Professor Doron Dorfman Reviews "Disability Admin: The Invisible Costs of Being Disabled"
The Everyday Struggles of Disability Law
Reviewing Elizabeth F. Emens, Disability Admin: The Invisible Costs of Being Disabled 105 Minn. L. Rev. 2329 (2021).
(Jotwell | June 28, 2021) Recently, researchers and advocates have brought to light the extra financial costs of living with disabilities, or as some have called it the “crip tax.” They showcase the expenditures disabled people make because they have a disability, which are usually invested in necessities such as assistive technology, household accessibility renovation, service animal maintenance, or the purchase of special food due to dietary restrictions. These expenses are particularly onerous as this population has historically faced major barriers to entering and staying in the workforce, in addition to earning lower wages on average compared to their non-disabled peers.
In her excellent new article, Disability Admin: The Invisible Costs of Being Disabled, Liz Emens makes an important contribution to this discourse about the “taxes” imposed on individuals with disabilities. Emens exposes and conceptualizes other significant, yet non-financial, costs imposed on individuals with disabilities as they move through the non-disabled world. These costs are borne out of the incredible amount of time and mental energy people with disabilities exert on a daily basis while engaging with mundane tasks (like repeatedly explaining their needs to strangers, filling endless amount of forms, or constantly rearranging their routes so that they would be accessible), red tape, and the advocacy needed to exercise their rights. This is a type of labor which Emens calls “disability admin,” and is an extension of her work on “life admin.”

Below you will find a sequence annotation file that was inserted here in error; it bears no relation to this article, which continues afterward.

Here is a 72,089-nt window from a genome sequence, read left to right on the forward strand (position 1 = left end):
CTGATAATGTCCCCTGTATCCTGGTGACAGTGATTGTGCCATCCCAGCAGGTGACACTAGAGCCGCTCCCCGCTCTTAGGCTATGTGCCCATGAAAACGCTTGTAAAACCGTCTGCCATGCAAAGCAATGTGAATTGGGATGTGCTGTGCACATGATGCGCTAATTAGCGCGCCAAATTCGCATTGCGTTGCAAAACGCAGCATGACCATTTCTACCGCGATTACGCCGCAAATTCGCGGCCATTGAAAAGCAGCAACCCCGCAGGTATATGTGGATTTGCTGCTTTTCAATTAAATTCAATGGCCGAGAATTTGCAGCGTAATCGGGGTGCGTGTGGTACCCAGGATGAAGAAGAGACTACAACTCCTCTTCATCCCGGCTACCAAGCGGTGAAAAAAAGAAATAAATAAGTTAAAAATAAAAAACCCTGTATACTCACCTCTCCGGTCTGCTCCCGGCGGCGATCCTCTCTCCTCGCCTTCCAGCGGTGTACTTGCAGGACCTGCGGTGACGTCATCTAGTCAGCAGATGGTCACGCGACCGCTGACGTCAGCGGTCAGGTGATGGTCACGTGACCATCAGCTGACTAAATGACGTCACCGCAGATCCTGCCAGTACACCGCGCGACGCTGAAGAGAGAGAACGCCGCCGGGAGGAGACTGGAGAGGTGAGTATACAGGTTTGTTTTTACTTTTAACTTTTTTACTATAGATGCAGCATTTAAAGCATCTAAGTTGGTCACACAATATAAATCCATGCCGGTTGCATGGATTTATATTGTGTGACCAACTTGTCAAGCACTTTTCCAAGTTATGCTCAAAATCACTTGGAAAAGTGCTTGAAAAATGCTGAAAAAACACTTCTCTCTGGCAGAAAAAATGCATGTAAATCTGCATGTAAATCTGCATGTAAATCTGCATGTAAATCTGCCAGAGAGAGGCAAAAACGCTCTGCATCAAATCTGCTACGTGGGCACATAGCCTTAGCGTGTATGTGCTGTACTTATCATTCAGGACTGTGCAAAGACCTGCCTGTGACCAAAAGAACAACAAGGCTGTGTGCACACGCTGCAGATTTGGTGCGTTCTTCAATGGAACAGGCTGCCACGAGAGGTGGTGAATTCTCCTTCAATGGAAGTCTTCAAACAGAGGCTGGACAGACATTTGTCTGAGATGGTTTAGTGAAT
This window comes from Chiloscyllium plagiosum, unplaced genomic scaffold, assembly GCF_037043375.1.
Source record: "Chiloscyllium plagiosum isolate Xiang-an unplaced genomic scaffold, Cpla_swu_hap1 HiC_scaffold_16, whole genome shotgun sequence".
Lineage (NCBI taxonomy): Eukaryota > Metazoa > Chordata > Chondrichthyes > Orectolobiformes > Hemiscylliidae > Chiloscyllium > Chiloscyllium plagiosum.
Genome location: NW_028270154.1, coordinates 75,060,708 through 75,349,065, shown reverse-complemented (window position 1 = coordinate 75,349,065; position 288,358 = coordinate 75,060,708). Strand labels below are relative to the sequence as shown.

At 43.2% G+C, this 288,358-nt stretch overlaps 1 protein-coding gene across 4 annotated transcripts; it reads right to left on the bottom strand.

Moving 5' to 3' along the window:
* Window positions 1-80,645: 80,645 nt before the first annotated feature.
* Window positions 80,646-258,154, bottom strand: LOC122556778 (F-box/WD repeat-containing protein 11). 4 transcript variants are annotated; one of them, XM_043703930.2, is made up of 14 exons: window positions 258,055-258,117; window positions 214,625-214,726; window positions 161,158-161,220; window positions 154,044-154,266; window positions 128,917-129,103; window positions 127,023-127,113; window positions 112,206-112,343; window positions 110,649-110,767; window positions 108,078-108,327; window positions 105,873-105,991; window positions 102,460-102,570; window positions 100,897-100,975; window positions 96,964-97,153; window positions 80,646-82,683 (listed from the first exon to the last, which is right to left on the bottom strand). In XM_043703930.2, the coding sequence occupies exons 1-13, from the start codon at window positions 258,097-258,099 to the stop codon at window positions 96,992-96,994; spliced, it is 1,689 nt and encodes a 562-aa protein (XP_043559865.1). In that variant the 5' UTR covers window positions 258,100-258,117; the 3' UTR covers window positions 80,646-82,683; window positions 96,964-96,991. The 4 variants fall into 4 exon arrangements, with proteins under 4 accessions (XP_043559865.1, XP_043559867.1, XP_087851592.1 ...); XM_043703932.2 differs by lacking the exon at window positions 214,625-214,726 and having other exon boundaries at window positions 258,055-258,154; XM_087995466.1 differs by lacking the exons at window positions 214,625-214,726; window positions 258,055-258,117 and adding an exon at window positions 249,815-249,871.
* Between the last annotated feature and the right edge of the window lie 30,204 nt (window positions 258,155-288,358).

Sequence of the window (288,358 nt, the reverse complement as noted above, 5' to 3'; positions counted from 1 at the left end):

Weaving together original interview data, classic and contemporary texts in disability studies, case law, and even a description of an art installation, Emens richly describes the admin work disabled people are forced to engage in. She divides this labor into three categories: medical admin, benefit admin, and anti-discrimination admin.
While all of us experience the pitfalls of the managed-care health system to some degree, with its constant burden of navigating referrals, appointments, and documentation, such requirements have a disproportionate impact on many disabled individuals, who are legally required to constantly prove their status. While encounters with the healthcare system are also commonplace among non-disabled people, other experiences that Emens describes, such as applying for public benefits or being dependent on an inaccessible public transportation system, may be less familiar to non-disabled persons. Emens’s piece makes a persuasive argument that, when judges examine the “reasonableness” of disability accommodations in the workplace and in educational settings using a cost-benefit analysis or when they discuss whether a federally funded service is “readily accessible,” disability admin must be taken into account ...